Category community

I just returned from Los Angeles after serving as program chair for RubyConf 2018. The conference was a success at multiple levels and I’m grateful for everyone who helped it to be a fantastic experience. From the speakers who shared their knowledge and expertise with the audience to the volunteers and staff that kept the show running smoothly. As a program chair, you bring together many different elements and hope that they work as intended. All four keynotes touched on community and provided an undertone for the entire conference that felt very appropriate for RubyConf.

We held the conference in the Biltmore hotel, which is a unique and beautiful setting. Constructed in the 1920s, its distinct style has not been altered since its opening. This style is known as Beaux-Art, which is heavily influenced by the Italian and Spanish Renaissance. Having just visited Italy with my family last summer, the similarities were striking.

This year we offered live captioning. A feature that several attendees thanked us for. Even those that don’t usually seek out captioning found it valuable. We continued to offer other services that made the conference more inclusive, such as free onsite childcare and a lactation room. The keynote room and one of our breakout rooms were live streamed. And we recorded the rest of the conference program and made it available free of charge.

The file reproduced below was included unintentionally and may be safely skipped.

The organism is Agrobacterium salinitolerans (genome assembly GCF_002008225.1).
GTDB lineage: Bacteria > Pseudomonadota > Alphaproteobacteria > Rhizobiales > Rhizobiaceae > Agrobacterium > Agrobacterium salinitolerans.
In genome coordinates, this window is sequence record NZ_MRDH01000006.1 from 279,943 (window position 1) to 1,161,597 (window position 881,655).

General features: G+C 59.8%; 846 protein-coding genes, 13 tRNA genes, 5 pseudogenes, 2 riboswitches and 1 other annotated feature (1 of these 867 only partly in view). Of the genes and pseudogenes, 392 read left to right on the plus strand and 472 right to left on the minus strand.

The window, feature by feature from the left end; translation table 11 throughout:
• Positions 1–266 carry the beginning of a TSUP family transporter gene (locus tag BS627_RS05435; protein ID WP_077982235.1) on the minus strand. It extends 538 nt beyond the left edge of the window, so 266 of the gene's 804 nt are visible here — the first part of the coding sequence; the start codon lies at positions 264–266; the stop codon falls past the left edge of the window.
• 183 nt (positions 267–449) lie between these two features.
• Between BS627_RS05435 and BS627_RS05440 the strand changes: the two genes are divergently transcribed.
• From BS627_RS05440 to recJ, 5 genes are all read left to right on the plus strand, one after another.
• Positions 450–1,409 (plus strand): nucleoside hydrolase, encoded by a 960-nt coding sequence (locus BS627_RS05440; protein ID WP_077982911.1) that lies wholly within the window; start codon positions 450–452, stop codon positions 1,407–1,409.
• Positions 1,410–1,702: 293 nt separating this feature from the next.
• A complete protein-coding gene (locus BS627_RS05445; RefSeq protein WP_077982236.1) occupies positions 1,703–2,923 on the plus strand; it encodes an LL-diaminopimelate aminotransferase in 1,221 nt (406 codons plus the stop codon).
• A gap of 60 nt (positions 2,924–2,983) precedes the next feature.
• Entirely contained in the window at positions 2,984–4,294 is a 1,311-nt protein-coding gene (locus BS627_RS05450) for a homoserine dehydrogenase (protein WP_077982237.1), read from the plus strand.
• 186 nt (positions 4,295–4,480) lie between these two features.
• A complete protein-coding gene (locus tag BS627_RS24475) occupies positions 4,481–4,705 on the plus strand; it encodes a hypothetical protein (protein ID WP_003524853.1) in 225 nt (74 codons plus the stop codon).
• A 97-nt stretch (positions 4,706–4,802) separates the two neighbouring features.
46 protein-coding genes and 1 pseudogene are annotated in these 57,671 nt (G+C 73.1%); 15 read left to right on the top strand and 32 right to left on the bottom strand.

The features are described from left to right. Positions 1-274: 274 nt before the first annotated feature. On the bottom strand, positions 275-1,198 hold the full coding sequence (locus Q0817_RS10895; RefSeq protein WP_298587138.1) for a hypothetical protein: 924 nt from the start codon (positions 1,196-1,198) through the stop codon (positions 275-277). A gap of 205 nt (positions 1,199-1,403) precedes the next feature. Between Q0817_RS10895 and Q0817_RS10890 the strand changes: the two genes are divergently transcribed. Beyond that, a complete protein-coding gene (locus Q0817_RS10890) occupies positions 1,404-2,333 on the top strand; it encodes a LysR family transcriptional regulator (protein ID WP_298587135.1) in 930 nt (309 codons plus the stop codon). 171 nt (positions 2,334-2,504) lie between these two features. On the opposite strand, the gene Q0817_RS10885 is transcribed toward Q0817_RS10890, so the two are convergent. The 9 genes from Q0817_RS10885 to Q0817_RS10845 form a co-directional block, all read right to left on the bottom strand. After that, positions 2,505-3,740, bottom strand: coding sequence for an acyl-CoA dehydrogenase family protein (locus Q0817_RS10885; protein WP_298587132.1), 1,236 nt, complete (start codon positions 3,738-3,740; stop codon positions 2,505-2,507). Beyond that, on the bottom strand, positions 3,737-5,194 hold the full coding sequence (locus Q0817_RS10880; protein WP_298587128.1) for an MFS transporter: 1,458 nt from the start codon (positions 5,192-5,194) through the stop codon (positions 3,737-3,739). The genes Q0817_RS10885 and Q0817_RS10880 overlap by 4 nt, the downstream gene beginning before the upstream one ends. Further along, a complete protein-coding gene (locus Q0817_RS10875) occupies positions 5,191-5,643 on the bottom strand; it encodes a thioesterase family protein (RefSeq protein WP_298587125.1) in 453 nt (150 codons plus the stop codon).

This was my 13th straight RubyConf and the experience felt very much like the RubyConfs I’ve attended previously. The community is warm and inviting. Everyone is all too happy to share their experiences. The conference sold out with a capacity of 850 weeks before the event. We continued to have many first time attendees and I can only imagine the conference was a wonderful experience for these new RubyConf goers. Ruby seems to be getting a bit of resurgence in popularity and use. We had more sponsors than we’ve ever had and I heard of many thriving businesses using Ruby on Rails as their core technology stack.

Matz shared his vision for the next couple of years showing that the Ruby language is still alive and continuing to evolve without losing its identity. I feel confident where things are headed for the language and the community. I truly am thankful for all those keeping the future bright for years to come.